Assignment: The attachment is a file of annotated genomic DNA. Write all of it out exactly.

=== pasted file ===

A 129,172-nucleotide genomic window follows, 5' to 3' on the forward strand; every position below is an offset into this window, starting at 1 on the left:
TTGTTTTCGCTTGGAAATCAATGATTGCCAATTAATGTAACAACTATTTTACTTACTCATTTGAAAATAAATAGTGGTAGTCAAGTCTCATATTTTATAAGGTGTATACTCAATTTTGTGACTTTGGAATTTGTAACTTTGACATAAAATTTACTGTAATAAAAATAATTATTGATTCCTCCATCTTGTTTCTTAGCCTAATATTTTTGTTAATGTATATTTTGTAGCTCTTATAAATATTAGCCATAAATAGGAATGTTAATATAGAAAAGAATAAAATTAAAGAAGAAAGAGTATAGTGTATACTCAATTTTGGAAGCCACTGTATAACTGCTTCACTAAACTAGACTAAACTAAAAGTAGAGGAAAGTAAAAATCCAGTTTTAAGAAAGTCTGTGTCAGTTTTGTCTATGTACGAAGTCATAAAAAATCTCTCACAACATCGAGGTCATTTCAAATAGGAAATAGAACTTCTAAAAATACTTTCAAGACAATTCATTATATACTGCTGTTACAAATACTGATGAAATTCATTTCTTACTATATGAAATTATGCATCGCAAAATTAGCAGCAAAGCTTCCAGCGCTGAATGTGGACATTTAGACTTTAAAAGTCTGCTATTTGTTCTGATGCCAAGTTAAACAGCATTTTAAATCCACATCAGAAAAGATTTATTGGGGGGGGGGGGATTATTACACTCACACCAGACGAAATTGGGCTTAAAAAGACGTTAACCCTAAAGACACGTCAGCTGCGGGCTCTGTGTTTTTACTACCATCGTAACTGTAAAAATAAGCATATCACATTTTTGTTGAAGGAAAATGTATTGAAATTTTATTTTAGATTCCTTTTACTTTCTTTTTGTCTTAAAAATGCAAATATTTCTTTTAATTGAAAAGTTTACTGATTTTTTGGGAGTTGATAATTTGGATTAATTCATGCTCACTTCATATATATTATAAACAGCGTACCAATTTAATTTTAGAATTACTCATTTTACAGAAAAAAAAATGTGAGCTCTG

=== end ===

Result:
A 129,172-nucleotide genomic window follows, 5' to 3' on the forward strand; every position below is an offset into this window, starting at 1 on the left:
TTGTTTTCGCTTGGAAATCAATGATTGCCAATTAATGTAACAACTATTTTACTTACTCATTTGAAAATAAATAGTGGTAGTCAAGTCTCATATTTTATAAGGTGTATACTCAATTTTGTGACTTTGGAATTTGTAACTTTGACATAAAATTTACTGTAATAAAAATAATTATTGATTCCTCCATCTTGTTTCTTAGCCTAATATTTTTGTTAATGTATATTTTGTAGCTCTTATAAATATTAGCCATAAATAGGAATGTTAATATAGAAAAGAATAAAATTAAAGAAGAAAGAGTATAGTGTATACTCAATTTTGGAAGCCACTGTATAACTGCTTCACTAAACTAGACTAAACTAAAAGTAGAGGAAAGTAAAAATCCAGTTTTAAGAAAGTCTGTGTCAGTTTTGTCTATGTACGAAGTCATAAAAAATCTCTCACAACATCGAGGTCATTTCAAATAGGAAATAGAACTTCTAAAAATACTTTCAAGACAATTCATTATATACTGCTGTTACAAATACTGATGAAATTCATTTCTTACTATATGAAATTATGCATCGCAAAATTAGCAGCAAAGCTTCCAGCGCTGAATGTGGACATTTAGACTTTAAAAGTCTGCTATTTGTTCTGATGCCAAGTTAAACAGCATTTTAAATCCACATCAGAAAAGATTTATTGGGGGGGGGGGGATTATTACACTCACACCAGACGAAATTGGGCTTAAAAAGACGTTAACCCTAAAGACACGTCAGCTGCGGGCTCTGTGTTTTTACTACCATCGTAACTGTAAAAATAAGCATATCACATTTTTGTTGAAGGAAAATGTATTGAAATTTTATTTTAGATTCCTTTTACTTTCTTTTTGTCTTAAAAATGCAAATATTTCTTTTAATTGAAAAGTTTACTGATTTTTTGGGAGTTGATAATTTGGATTAATTCATGCTCACTTCATATATATTATAAACAGCGTACCAATTTAATTTTAGAATTACTCATTTTACAGAAAAAAAAATGTGAGCTCTG